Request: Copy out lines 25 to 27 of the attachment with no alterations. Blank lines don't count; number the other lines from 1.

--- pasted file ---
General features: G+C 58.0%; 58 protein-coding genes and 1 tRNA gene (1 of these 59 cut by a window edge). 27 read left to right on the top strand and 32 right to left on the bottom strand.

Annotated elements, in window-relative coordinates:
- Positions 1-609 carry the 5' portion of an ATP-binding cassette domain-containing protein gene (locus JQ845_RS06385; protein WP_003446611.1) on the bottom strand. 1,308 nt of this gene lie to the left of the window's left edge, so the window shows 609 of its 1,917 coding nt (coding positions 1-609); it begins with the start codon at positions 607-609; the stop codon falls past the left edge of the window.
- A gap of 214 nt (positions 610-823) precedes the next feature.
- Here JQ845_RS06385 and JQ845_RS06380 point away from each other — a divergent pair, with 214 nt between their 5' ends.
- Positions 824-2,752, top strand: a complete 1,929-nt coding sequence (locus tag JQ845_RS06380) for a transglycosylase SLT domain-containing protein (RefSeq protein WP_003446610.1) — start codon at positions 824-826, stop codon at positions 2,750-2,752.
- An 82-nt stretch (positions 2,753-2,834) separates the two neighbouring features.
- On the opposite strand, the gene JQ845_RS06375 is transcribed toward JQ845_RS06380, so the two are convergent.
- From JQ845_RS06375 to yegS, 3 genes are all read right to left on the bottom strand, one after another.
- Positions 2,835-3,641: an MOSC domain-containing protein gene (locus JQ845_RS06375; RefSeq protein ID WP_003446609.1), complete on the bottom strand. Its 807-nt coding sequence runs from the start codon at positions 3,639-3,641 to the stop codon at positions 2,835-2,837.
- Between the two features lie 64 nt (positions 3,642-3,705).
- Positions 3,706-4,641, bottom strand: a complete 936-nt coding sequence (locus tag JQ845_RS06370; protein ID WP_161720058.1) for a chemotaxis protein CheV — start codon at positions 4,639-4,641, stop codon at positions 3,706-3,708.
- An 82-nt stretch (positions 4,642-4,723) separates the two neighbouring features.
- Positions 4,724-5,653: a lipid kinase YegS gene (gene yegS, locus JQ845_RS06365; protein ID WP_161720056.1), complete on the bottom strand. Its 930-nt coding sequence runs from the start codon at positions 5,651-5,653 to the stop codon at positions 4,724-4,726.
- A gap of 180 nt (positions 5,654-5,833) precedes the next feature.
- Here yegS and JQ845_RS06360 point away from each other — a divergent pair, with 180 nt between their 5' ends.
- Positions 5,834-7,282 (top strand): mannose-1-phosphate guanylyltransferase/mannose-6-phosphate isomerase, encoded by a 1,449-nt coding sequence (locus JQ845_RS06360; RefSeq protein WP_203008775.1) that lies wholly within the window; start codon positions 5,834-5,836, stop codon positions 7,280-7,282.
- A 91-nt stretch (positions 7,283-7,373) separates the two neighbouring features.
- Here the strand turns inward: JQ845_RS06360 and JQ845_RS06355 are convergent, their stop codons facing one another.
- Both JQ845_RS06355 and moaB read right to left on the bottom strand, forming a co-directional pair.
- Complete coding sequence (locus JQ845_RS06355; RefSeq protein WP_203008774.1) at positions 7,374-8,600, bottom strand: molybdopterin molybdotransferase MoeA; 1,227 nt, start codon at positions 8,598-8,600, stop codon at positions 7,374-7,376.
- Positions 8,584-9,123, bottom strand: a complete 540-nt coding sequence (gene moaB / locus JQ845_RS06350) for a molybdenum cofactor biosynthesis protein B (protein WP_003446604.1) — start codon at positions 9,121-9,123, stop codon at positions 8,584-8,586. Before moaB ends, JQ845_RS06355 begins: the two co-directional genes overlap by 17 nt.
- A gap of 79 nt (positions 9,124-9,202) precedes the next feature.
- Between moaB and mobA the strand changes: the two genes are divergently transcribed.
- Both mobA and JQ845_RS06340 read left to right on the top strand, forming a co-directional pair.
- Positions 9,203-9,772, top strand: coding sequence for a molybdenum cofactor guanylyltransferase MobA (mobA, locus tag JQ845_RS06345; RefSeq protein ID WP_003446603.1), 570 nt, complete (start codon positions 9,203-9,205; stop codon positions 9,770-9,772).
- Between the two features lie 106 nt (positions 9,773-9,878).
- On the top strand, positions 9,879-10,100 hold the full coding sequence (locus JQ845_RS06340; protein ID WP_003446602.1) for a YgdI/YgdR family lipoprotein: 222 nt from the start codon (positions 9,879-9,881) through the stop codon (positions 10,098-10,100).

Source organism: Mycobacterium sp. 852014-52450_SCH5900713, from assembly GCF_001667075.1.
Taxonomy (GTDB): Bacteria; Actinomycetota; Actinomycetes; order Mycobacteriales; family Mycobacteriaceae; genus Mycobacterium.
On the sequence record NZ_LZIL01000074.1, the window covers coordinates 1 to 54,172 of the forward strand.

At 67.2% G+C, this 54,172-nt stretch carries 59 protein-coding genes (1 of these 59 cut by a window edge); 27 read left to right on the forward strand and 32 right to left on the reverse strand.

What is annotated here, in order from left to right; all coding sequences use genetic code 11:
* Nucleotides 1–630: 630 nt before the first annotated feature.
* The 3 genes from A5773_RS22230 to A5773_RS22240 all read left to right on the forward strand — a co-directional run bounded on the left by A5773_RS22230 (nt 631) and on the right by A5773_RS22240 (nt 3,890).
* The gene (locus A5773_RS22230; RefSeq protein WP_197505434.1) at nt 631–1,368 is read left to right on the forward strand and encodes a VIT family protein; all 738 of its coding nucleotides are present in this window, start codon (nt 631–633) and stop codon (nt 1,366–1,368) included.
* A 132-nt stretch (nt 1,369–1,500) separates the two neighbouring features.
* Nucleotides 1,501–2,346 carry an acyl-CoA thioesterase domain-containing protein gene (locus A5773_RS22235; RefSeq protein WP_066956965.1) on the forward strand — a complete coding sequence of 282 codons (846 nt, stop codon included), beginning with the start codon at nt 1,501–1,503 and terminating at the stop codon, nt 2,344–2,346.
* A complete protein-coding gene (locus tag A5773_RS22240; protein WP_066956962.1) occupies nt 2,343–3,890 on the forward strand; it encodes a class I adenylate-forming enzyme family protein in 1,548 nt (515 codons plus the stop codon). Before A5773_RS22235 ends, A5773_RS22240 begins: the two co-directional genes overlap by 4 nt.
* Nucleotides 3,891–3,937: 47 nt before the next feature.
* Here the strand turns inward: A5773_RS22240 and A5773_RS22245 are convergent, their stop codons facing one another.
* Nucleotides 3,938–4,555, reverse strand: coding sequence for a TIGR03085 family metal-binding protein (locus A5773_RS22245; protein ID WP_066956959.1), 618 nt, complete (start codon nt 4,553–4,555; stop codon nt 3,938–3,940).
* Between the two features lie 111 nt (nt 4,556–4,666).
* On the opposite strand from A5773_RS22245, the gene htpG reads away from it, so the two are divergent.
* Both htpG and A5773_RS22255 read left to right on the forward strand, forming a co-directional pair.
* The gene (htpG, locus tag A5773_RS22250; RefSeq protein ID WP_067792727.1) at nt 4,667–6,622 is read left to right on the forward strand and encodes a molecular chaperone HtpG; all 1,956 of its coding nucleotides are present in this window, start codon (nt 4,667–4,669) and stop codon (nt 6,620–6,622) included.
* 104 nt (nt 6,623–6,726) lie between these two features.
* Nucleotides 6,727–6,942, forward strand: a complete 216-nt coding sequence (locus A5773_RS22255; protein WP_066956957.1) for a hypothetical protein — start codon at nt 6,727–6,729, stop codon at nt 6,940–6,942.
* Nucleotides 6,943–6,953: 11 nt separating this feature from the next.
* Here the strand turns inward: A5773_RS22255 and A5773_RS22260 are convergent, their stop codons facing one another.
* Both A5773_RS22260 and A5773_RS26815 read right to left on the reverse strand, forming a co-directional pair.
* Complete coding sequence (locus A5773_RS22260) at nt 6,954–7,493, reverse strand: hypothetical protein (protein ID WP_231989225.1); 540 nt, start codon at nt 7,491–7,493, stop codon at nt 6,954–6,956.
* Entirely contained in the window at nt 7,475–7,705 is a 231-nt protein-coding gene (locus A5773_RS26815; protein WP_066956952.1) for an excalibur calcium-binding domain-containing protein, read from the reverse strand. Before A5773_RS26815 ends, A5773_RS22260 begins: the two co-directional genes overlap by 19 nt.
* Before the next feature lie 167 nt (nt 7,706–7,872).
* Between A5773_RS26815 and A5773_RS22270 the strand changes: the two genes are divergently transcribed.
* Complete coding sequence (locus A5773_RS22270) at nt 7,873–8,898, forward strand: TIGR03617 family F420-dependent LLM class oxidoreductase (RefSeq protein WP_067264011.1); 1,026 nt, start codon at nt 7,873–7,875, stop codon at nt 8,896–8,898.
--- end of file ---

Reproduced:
- Both mobA and JQ845_RS06340 read left to right on the top strand, forming a co-directional pair.
- Positions 9,203-9,772, top strand: coding sequence for a molybdenum cofactor guanylyltransferase MobA (mobA, locus tag JQ845_RS06345; RefSeq protein ID WP_003446603.1), 570 nt, complete (start codon positions 9,203-9,205; stop codon positions 9,770-9,772).
- Between the two features lie 106 nt (positions 9,773-9,878).